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Federal Trade Commission and Book Reviews

Federal Trade Commission and Book Reviews

What does one have to do with the other you may ask. The blogosphere was all a twitter (literally) yesterday when the Federal Trade Commission announced its final revisions to the Guide Concerning the Use of Endorsements and Testimonials in Advertising. Text of 16 CRF part 255 can be found here for your reading pleasure. The revisions include how bloggers talk about books on their blogs, twitter and facebook. The gist of the whole thing is basically if I receive a book courtesy (free) from an author, publisher, editor, distributor or whomever and write a review of said book, I have to include a disclaimer saying it is a free endorsement and I am not receiving any monetary compensation. There are a lot of issues to be worked out and Jane of DearAuthor blogged about her conversation with Richard Cleland of the FTC in order to hopefully bring some clarity to the situation. The regulations are set to go into effect as of December 1, 2009

In an interview between Cleland and Ed Champion of Edward Champion's Reluctant Habits,
"In the case of books, Cleland saw no problem with a blogger receiving a book, provided there wasn’t a linked advertisement to buy the book and that the blogger did not keep the book after he had finished reviewing it. Keeping the book would, from Cleland’s standpoint, count as “compensation” and require a disclosure.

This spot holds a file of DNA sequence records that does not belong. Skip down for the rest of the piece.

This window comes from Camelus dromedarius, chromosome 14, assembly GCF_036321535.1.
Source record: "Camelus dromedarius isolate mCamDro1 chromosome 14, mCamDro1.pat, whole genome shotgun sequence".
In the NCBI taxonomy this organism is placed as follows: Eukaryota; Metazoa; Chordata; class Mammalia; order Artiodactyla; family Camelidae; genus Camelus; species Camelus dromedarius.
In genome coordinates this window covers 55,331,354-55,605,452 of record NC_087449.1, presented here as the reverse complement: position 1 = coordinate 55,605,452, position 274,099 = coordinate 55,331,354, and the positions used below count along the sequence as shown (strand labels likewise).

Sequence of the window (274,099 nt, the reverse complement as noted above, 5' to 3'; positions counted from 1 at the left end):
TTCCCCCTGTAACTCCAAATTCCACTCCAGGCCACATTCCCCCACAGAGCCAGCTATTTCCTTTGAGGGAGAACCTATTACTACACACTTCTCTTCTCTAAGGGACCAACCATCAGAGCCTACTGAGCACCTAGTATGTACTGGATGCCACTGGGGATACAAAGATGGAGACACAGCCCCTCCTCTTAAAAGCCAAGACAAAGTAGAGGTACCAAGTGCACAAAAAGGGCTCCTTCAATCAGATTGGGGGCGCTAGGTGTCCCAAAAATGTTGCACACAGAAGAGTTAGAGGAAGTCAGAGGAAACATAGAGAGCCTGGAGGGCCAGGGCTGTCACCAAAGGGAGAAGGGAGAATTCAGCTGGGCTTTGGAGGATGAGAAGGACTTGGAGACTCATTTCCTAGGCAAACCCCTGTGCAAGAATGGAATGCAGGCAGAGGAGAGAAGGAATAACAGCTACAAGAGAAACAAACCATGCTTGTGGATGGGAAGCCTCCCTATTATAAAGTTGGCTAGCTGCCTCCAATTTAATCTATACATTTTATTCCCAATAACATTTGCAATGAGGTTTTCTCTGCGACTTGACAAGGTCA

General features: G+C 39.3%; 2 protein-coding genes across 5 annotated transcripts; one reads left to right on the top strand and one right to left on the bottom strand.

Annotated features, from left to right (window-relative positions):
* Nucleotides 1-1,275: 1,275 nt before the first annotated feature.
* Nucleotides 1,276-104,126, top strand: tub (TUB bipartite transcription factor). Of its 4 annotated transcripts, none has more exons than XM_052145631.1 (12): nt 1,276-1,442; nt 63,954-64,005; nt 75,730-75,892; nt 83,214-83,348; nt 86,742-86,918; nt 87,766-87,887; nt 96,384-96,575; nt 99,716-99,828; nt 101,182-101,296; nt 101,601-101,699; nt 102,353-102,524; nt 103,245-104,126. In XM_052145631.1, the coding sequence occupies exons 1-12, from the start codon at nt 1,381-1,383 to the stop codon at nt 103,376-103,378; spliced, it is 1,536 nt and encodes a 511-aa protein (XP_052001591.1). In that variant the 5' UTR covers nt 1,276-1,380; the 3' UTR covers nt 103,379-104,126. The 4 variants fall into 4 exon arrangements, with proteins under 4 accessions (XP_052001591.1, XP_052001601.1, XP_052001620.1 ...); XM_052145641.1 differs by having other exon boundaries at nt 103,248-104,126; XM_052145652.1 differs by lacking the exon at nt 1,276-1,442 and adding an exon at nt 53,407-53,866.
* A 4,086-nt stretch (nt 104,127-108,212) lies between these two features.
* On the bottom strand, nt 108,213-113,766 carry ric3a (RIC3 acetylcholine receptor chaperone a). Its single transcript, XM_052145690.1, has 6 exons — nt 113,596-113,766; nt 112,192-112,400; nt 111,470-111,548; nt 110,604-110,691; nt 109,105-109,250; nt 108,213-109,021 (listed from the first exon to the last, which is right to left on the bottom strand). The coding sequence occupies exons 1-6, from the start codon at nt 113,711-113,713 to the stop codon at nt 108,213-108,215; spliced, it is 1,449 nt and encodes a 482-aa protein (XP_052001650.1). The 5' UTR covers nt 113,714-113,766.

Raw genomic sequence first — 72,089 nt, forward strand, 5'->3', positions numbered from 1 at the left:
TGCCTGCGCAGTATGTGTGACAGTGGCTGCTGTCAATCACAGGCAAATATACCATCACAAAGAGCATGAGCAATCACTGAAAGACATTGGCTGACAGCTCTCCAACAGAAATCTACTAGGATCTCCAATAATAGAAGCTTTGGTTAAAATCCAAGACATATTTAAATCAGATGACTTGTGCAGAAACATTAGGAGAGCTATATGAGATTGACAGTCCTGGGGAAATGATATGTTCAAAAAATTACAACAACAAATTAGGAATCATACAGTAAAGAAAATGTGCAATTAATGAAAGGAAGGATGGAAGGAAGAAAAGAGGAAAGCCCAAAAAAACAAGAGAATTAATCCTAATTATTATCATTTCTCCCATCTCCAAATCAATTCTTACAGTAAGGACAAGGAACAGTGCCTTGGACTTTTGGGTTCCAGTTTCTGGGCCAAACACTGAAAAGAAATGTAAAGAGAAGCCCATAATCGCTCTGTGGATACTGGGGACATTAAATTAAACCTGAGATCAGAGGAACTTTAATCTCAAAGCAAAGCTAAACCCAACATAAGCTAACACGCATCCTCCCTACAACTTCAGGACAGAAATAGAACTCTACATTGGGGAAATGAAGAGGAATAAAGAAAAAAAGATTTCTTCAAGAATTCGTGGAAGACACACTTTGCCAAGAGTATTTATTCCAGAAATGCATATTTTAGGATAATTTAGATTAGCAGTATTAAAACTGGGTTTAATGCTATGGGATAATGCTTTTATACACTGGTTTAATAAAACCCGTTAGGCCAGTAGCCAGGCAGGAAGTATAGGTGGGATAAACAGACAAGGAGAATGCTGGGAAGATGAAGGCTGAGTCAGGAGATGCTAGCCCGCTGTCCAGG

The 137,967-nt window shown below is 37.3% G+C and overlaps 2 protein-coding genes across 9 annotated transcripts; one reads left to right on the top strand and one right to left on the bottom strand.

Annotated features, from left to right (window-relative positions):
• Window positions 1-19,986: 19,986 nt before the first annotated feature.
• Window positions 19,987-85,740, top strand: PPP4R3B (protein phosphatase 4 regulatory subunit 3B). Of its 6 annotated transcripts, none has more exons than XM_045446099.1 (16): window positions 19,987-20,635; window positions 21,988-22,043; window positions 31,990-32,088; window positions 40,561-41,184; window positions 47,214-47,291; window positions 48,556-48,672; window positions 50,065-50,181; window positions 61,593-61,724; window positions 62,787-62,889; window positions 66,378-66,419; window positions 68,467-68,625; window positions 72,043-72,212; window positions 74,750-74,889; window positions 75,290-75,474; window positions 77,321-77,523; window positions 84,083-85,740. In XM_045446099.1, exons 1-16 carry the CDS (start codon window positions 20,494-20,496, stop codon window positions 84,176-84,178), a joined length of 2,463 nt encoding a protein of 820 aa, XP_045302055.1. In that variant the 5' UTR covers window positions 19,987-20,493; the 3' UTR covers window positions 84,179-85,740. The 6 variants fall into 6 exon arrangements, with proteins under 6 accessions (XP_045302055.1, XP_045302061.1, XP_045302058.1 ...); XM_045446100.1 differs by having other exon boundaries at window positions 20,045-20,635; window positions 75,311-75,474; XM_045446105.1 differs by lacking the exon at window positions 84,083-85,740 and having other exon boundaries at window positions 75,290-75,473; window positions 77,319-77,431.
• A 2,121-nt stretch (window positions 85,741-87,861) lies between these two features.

Wasn’t there a significant difference between a publisher sending a book for review and a publisher sending a book with a $50 check attached to it? Not according to Cleland. A book falls under “compensation” if it comes associated with an Amazon link or there is an advertisement for the book, or if the reviewer holds onto the book.
One thing I have always done in my reviews is include a link to the book at Amazon.com. I has always appreciated other bloggers who link their books to Amazon because it is the fastest way to find out more information about books. However, my link is a regular link and not an amazon associates store account and I don't get any money for parties clicking through to buy the book. Since the assumption is there and in order avoid any problems, I will be linking directly to the authors website and uploading an image from their website instead of Amazon.

I'm not sure what I'm going to be doing about the keeping the books part. I totally disagree and will be keeping an eye on all discussions to come. I may end up establishing a giveaway of review books to resolve that problem. However, the issue that comes to mind is taxes. It just raises a lot of questions in my mind, some of which I have no answers.

I will be coming up with a blurb shortly including all the necessary legalese to satisfy the FTC and post it in the sidebar and included with review policy in link bar. Thank you the the various twitters yesterday who brought this to my attention.

Comments

  1. This kind of sounds like putting an end to a good thing. I'll have to read up on it and see what it's all about. Thanks!

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  2. I put a statement in my review policy.

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  3. Personally, I think this is all pretty ridiculous, but what can you do. I also have links on my site to Amazon, but I might stop doing that--I have never gotten paid from my Amazon Associates account for that anyway, so no big loss.

    As for accepting ARCs, Natasha Maw and Bookalicious Pam were saying they might stop accepting them all together just avoid any issues (as an aside, how sad would it be to love an ARC you got from an author and not be able to keep it because it's "monetary compensation"?). I've haven't accepted an ARC yet, and now I probably will just edit my review policy to where I won't. :(

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